SAVING THE BLUE CRAB
Excess Nutrients in the
Chesapeake Bay Make Survival Difficult
|Recently, the blue
crab has been in the headlines because of reduced catches by commercial and recreational
Chesapeake Bay crabbers. While harvesting is a major factor in affecting the crab
population, loss of habitat has also contributed to the problem. To understand how this
loss of habitat occurs, it is first necessary to understand how excess nutrients affect
the Bay. The Chesapeake Bay is like a soup. Both are
composed of many ingredients.
||But just as too much
of any ingredient can spoil the flavor of the soup, too much of a particular substance can
harm the Bay. The current problem with the Bay is too many nutrients. Nutrients are
substances that help plants grow. The most important nutrients are nitrogen and
phosphorus. Plant and animal matter (including human waste), fertilizer, and even
deposition from car exhaust and power plants all contain nutrients. If not treated, these
nutrients will find their way into creeks, rivers and eventually the Bay.
How Excess Nutrients Harm
|Once the nutrients are in the
Bay, they become food for plants. But excess nutrients cause too much plant growth,
especially algae (microscopic floating plants). When there is too much algae,the water
becomes cloudy and blocks the light needed by underwater plants called submerged aquatic
vegetation (SAV). Algae can also coat the leaves of the SAV, further reducing the amount
of light received by the plants. SAV are very important to blue crabs because they provide
food, shelter and nursery areas. Research has shown that the density of juvenile crabs is
ten times greater in SAV beds than in unvegetated Bay areas.
||An excess amount of algae can
also cause other problems. When the algae die, they settle to the bottom where they are
naturally decomposed by bacteria. During this normal decompositional process, the bacteria
use dissolved oxygen from the Bay's bottom waters. When large amounts of algae are
decomposed by bacteria, the removal of dissolved oxygen is substantially increased. This
dissolved oxygen is needed by blue crabs and other organisms living on and near the
bottom. The resulting low dissolved oxygen concentrations drive blue crabs from their
preferred habitat and kill many of the small bottom organisms on which the blue crabs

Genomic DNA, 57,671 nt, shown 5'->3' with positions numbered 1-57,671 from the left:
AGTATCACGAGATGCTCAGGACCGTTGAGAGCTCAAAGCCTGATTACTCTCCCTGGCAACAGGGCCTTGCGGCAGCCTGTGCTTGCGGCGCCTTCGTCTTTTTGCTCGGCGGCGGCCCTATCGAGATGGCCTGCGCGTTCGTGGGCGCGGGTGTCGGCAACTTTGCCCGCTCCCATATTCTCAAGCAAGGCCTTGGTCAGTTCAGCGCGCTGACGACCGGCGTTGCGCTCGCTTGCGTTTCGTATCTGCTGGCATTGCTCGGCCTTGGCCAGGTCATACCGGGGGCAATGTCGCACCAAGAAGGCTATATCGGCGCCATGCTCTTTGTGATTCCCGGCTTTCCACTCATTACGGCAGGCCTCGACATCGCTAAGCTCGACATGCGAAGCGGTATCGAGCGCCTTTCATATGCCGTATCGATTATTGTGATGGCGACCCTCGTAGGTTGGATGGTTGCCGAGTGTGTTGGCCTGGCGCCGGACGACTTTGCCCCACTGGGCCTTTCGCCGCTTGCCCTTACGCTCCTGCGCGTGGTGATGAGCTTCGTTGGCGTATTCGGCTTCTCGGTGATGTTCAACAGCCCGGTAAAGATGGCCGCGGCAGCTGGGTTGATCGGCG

feed. This situation worsens in the summer when several natural factors act to further
lower the amount of dissolved oxygen in the Bay's water. The low dissolved oxygen
conditions caused by excess nutrients are the primary reason large bottom sections of the
Bay are unsuitable as blue crab habitat.
What is Being Done about
pollution has been a priority of the Chesapeake Bay cleanup for over a decade. Progress is
being made due to the combined efforts of citizens, industry and the government.
Since 1985, Maryland has greatly reduced phosphorus and
nitrogen pollution. We are already seeing results in the Bay and its tributaries such as cleaner water
and more Bay grasses. These improvements show that the cleanup is on the right track.
What You Can Do to Help
||Presently, many people are trying to
restore the Chesapeake Bay by reducing the nutrients that ultimately harm the habitats for
blue crabs and many other organisms. Actions that help improve Bay conditions include
reducing the use of lawn fertilizers, carpooling, and planting trees. Become involved in
Maryland's Tributary Strategies - a program designed to involve the public and local
governments in activities to reduce nutrient pollution and help the State reach a 40
percent nutrient pollution reduction goal for the Chesapeake Bay.
| For more information on what you can do to help the Bay, call
the Maryland Department of Natural Resource's Tidewater Ecosystem Assessment Division
at (410) 260-8630; e-mail: firstname.lastname@example.org; The Alliance for the Chesapeake Bay, (410) 377-6270; or the Maryland Department
of Natural Resources Tributary Strategies, (410) 260-8710.